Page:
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Growth, development, and innovation: A look backward and forward

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  • Paul Cheshire

    ()

  • Edward Malecki

    ()

Abstract

This article reviews where we have come from and where we are going in research on regional growth and development. Our object of study is the region, an imprecise term that has been taken to mean areas as large as small countries or as small as urban regions, although how regions are defined does itself have implications for both theories and the empirics of regional growth. How growth occurs remains a poorly understood process. Clearly the basic ingredients of the neo-classical cookbook are important - growth in capital and labour stocks with technological change - but they are neither enough nor revealing enough. Why does the stock of capital grow at different rates? Why does the labour supply increase? What drives technical progress? What are the roots of spatial dependence? We are fairly certain that the answers to these questions embrace agglomeration economies but they also embrace much more. Innovation is associated with research and development and has an identifiable spatial pattern in relation to highly skilled labour and institutions such as universities. But innovation is not just the result of R&D but also entrepreneurship applied to investment. Labour supply responds to real wage differentials but also to environmental and other amenities. Labour is far more geographically mobile in the New World, however, than it is in the Old. Copyright Springer-Verlag Berlin/Heidelberg 2003

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Bibliographic Info

Article provided by Springer in its journal Papers in Regional Science.

Volume (Year): 83 (2003)
Issue (Month): 1 (October)
Pages: 249-267

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Handle: RePEc:spr:presci:v:83:y:2003:i:1:p:249-267

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Related research

Keywords: Regional growth; convergence; clusters; mobility; territorial competition;

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Cited by:
  1. Paul Cheshire & Stefano Magrini, 2008. "Urban growth drivers in a Europe of sticky people and implicit boundaries," LSE Research Online Documents on Economics 30774, London School of Economics and Political Science, LSE Library.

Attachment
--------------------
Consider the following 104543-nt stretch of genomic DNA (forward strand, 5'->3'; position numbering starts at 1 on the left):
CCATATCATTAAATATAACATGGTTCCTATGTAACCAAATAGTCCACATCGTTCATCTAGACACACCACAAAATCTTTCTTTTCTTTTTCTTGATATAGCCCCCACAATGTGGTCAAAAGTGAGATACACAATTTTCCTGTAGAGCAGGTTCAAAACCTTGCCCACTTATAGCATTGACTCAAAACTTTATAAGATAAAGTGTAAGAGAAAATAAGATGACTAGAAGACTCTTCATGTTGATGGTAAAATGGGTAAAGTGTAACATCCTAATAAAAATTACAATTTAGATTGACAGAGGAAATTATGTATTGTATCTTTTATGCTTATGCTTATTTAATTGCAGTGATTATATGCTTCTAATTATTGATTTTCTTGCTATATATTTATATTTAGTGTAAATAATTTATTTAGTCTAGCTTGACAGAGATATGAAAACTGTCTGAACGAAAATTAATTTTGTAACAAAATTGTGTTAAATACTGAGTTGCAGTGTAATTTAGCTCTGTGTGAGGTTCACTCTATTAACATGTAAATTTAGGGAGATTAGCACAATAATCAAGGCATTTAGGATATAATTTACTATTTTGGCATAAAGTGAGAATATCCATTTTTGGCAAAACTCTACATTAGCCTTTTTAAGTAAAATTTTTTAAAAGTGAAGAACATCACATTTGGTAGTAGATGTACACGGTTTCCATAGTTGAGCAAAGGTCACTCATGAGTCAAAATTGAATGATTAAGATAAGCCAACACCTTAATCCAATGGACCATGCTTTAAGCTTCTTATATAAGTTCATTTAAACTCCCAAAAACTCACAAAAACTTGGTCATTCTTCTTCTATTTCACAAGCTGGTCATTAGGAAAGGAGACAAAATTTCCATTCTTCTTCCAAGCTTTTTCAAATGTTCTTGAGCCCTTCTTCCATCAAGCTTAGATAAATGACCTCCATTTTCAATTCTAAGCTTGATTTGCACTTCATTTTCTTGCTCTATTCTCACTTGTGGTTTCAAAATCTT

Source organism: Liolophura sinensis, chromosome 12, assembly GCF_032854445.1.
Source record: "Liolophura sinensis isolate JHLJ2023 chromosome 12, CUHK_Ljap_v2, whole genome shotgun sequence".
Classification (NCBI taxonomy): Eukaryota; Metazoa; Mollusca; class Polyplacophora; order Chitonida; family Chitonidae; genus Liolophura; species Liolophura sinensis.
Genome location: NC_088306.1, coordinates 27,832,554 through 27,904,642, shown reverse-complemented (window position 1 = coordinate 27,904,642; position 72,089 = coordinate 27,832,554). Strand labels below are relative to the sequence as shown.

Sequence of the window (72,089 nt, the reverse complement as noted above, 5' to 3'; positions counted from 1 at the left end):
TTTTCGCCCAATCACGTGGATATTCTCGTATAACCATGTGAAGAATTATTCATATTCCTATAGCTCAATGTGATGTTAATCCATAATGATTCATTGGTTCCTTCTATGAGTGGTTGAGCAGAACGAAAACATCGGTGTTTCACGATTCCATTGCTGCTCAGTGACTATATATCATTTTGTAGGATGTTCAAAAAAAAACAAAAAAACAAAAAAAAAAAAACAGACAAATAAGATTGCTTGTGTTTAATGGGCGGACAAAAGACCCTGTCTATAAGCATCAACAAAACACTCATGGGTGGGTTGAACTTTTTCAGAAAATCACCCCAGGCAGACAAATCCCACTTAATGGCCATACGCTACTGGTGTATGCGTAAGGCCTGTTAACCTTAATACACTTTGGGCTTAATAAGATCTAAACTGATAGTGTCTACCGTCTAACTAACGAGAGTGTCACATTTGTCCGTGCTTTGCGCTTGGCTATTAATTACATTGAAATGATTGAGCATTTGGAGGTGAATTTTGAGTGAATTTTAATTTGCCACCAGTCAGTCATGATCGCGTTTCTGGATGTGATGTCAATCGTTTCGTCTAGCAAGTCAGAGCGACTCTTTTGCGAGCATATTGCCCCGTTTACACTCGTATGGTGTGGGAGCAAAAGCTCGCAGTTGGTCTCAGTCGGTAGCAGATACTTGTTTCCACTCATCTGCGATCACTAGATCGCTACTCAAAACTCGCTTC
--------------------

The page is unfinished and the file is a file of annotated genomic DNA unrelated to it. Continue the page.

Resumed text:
2. Mark Drabenstott, 2006. "Rethinking federal policy for regional economic development," Economic Review, Federal Reserve Bank of Kansas City, issue Q I, pages 115-142.
  3. Johansson, Sara, 2007. "R&D Accessibility and Comparative Advantages in Quality Differentiated Goods," Working Paper Series in Economics and Institutions of Innovation 107, Royal Institute of Technology, CESIS - Centre of Excellence for Science and Innovation Studies.
  4. Artelaris, Panagiotis & Arvanitidis, Paschalis & Petrakos, George, 2006. "Theoretical and Methodological Study on Dynamic Growth Regions and Factors Explaining their Growth Performance," Papers DYNREG02, Economic and Social Research Institute (ESRI).
  5. Dorota Ciolek, 2011. "Metody identyfikacji efektow zewnetrznych funkcjonowania klastrów przemyslowych," Working Papers 1103, Economics of European Integration Department, Faculty of Economics, University of Gdansk, Poland.
  6. Mark V. JANIKAS & Sergio J. REY, 2008. "On The Relationships Between Spatial Clustering, Inequality, And Economic Growth In The United States : 1969-2000," Region et Developpement, Region et Developpement, LEAD, Universite du Sud - Toulon Var, vol. 27, pages 13-34.
  7. Matthias Duschl & Thomas Brenner, 2011. "Characteristics of Regional Industry-specific Employment Growth – Empirical Evidence for Germany," Working Papers on Innovation and Space 2011-07, Philipps University Marburg, Department of Geography.
  8. Nelson Jorge Ribeiro Duarte & Francisco José Lopes de Sousa Diniz, 2011. "The Role Of Firms And Entrepreneurship On Local Development," Romanian Journal of Regional Science, Romanian Regional Science Association, vol. 5(1), pages 54-69, JUNE.
  9. Nobuaki Hamaguchi & Yoshihiro Kameyama, 2007. "Dense Communication and R&D in Knowledge-based Industrial Clusters: Comparative Study of Small & Medium-sized Firms in Korea and China," Discussion Paper Series 206, Research Institute for Economics & Business Administration, Kobe University, revised Jul 2008.

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